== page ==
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Senegal Voting Shows Civic Engagement

A poll worker helps a voter cast his ballot for president at a polling station in the Cambarene neighborhood of Dakar, Senegal, Sunday, Feb. 26, 2012.

Following peaceful balloting, Senegal needs a runoff to choose its next president.

Senegalese voters went to the polls February 26 and the balloting appears to indicate that a runoff will be needed for the West African nation to choose its next president.

Senegal’s electoral commission has yet to release provisional results, but media reports based on preliminary returns indicate that none of the 14 candidates is close to receiving the minimum 50 percent of the vote required to be declared the winner. President Abdoulaye Wade acknowledged as much and urged his supporters to stay organized for a second round of voting, due on March 18.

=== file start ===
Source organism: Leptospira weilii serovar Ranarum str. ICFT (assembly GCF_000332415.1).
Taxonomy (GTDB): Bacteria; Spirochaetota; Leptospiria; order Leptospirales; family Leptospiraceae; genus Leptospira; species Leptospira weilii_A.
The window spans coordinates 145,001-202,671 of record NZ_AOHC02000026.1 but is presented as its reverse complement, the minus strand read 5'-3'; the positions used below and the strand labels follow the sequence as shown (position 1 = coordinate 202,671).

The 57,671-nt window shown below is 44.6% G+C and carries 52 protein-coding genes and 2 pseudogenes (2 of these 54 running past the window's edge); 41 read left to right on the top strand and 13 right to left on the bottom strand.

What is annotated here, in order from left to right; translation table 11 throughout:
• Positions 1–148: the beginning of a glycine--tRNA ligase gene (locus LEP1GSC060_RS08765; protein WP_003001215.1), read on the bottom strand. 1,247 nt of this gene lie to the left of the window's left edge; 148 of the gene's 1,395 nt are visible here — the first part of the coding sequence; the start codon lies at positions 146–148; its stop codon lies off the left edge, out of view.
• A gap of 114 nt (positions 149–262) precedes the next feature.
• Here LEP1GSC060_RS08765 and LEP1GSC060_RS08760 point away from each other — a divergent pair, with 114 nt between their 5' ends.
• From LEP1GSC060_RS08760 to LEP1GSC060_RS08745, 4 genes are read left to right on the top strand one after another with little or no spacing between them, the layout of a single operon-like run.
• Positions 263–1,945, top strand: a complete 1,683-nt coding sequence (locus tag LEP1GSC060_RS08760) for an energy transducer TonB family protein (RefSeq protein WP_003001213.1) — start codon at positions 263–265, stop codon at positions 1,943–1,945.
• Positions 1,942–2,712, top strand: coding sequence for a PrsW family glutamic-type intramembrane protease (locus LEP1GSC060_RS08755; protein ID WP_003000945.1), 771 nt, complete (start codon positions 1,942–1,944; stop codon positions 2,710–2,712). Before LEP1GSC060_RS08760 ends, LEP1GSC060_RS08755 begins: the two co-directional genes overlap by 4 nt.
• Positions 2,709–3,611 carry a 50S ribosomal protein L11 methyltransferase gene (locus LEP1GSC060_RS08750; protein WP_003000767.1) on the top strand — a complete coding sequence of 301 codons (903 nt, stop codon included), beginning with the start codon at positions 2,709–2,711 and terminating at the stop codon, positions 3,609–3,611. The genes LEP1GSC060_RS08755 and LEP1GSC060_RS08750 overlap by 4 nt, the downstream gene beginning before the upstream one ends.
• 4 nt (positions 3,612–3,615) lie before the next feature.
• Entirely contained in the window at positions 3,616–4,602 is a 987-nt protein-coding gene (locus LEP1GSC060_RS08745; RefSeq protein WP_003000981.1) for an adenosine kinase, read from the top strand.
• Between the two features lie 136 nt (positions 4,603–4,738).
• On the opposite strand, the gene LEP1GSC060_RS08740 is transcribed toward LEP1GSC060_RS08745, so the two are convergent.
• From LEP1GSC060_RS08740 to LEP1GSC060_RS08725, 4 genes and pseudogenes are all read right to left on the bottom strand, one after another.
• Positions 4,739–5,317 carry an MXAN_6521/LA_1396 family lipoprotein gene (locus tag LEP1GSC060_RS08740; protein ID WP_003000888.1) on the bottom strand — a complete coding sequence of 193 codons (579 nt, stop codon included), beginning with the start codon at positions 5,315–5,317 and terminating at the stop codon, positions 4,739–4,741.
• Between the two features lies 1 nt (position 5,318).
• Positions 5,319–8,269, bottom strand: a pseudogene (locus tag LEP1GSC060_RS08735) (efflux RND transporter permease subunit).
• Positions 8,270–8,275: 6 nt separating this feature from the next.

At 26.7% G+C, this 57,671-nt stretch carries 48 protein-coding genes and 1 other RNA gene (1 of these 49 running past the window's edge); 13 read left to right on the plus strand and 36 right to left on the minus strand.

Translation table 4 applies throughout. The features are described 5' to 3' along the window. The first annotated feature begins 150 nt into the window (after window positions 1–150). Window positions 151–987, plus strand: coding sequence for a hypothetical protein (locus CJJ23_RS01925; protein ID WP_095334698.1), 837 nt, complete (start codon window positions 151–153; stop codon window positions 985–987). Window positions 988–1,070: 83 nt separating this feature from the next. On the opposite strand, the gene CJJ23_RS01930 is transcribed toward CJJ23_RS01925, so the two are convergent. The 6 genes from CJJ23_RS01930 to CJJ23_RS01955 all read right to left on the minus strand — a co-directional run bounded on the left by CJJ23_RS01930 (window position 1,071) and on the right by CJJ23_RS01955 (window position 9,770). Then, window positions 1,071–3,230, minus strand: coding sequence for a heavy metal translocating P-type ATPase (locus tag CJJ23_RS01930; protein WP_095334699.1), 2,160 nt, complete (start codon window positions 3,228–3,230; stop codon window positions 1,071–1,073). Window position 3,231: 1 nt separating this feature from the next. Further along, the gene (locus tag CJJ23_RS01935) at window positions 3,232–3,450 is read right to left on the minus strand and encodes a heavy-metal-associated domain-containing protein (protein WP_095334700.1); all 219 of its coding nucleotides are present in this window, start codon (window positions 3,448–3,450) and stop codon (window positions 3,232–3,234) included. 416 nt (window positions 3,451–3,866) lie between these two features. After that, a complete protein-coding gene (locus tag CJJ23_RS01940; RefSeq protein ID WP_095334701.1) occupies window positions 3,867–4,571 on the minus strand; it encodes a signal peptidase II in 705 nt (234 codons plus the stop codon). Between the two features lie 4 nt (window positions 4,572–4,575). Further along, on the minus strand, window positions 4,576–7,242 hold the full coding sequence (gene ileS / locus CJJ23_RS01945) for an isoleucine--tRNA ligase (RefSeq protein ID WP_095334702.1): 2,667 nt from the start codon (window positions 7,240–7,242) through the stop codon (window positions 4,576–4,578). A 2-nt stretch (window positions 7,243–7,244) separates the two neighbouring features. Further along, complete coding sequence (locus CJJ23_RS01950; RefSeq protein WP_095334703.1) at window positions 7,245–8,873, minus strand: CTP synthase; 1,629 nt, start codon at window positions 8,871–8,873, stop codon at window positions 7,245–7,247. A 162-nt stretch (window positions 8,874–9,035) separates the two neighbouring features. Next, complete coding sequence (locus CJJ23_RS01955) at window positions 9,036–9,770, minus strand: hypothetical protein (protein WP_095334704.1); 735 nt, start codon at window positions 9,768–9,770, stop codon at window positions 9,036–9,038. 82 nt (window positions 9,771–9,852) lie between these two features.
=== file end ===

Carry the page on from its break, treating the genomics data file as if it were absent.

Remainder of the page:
In the February 26 voting, independent observers reported isolated incidents of questionable practices, but the process was largely peaceful and orderly. The United States applauds the Senegalese people for their enthusiasm, patience and civic engagement. We congratulate the nation’s security services for their professional conduct in maintaining calm and order during balloting, which followed weeks of demonstrations over President Wade’s decision to seek a third term.

We look forward to the Ministry of Election’s National Vote Tabulation Committee’s expeditious announcement of the results in accordance with Senegalese law, after completing the vote counting in a transparent and accountable manner. Likewise we urge the appropriate authorities to thoroughly examine and address any complaints in a fair and open manner.

Senegal has a proud history of stable democracy and unbroken elections since gaining independence from France in 1960. The United States will continue to engage the people of Senegal to ensure continued progress and lasting peace in the region.